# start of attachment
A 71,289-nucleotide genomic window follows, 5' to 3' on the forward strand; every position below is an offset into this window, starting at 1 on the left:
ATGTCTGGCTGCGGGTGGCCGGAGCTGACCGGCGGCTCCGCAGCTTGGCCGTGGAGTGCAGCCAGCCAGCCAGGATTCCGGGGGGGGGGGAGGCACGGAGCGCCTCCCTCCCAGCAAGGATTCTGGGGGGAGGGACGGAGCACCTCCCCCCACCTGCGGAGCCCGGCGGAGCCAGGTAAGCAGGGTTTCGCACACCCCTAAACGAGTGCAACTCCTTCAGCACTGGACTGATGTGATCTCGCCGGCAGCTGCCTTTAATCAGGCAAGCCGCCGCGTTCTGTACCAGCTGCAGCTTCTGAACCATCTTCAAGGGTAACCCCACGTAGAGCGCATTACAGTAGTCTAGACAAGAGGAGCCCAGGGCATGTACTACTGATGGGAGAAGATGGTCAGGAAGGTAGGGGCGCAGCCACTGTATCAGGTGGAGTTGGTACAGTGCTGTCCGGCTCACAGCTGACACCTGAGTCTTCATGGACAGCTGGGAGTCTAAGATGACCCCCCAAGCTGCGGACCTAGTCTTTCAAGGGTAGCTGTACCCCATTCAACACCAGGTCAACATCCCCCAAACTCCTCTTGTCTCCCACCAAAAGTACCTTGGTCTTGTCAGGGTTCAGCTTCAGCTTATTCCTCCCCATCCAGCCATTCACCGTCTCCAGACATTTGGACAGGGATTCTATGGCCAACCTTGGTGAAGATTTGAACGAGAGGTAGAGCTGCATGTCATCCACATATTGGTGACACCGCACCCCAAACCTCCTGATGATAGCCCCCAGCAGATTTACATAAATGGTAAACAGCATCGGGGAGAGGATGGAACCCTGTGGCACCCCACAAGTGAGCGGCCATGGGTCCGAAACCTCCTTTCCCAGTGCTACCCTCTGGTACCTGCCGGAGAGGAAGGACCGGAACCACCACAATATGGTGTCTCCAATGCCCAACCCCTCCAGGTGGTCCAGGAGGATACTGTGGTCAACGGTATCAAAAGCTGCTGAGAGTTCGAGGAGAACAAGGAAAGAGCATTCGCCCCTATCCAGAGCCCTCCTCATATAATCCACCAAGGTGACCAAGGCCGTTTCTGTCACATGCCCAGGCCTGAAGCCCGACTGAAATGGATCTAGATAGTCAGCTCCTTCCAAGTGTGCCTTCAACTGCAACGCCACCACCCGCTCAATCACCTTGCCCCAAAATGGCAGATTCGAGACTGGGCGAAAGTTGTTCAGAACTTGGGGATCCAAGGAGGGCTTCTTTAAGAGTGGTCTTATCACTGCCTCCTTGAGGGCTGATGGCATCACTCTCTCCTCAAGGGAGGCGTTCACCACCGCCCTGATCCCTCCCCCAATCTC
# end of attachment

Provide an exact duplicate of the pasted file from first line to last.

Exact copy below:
A 71,289-nucleotide genomic window follows, 5' to 3' on the forward strand; every position below is an offset into this window, starting at 1 on the left:
ATGTCTGGCTGCGGGTGGCCGGAGCTGACCGGCGGCTCCGCAGCTTGGCCGTGGAGTGCAGCCAGCCAGCCAGGATTCCGGGGGGGGGGGAGGCACGGAGCGCCTCCCTCCCAGCAAGGATTCTGGGGGGAGGGACGGAGCACCTCCCCCCACCTGCGGAGCCCGGCGGAGCCAGGTAAGCAGGGTTTCGCACACCCCTAAACGAGTGCAACTCCTTCAGCACTGGACTGATGTGATCTCGCCGGCAGCTGCCTTTAATCAGGCAAGCCGCCGCGTTCTGTACCAGCTGCAGCTTCTGAACCATCTTCAAGGGTAACCCCACGTAGAGCGCATTACAGTAGTCTAGACAAGAGGAGCCCAGGGCATGTACTACTGATGGGAGAAGATGGTCAGGAAGGTAGGGGCGCAGCCACTGTATCAGGTGGAGTTGGTACAGTGCTGTCCGGCTCACAGCTGACACCTGAGTCTTCATGGACAGCTGGGAGTCTAAGATGACCCCCCAAGCTGCGGACCTAGTCTTTCAAGGGTAGCTGTACCCCATTCAACACCAGGTCAACATCCCCCAAACTCCTCTTGTCTCCCACCAAAAGTACCTTGGTCTTGTCAGGGTTCAGCTTCAGCTTATTCCTCCCCATCCAGCCATTCACCGTCTCCAGACATTTGGACAGGGATTCTATGGCCAACCTTGGTGAAGATTTGAACGAGAGGTAGAGCTGCATGTCATCCACATATTGGTGACACCGCACCCCAAACCTCCTGATGATAGCCCCCAGCAGATTTACATAAATGGTAAACAGCATCGGGGAGAGGATGGAACCCTGTGGCACCCCACAAGTGAGCGGCCATGGGTCCGAAACCTCCTTTCCCAGTGCTACCCTCTGGTACCTGCCGGAGAGGAAGGACCGGAACCACCACAATATGGTGTCTCCAATGCCCAACCCCTCCAGGTGGTCCAGGAGGATACTGTGGTCAACGGTATCAAAAGCTGCTGAGAGTTCGAGGAGAACAAGGAAAGAGCATTCGCCCCTATCCAGAGCCCTCCTCATATAATCCACCAAGGTGACCAAGGCCGTTTCTGTCACATGCCCAGGCCTGAAGCCCGACTGAAATGGATCTAGATAGTCAGCTCCTTCCAAGTGTGCCTTCAACTGCAACGCCACCACCCGCTCAATCACCTTGCCCCAAAATGGCAGATTCGAGACTGGGCGAAAGTTGTTCAGAACTTGGGGATCCAAGGAGGGCTTCTTTAAGAGTGGTCTTATCACTGCCTCCTTGAGGGCTGATGGCATCACTCTCTCCTCAAGGGAGGCGTTCACCACCGCCCTGATCCCTCCCCCAATCTC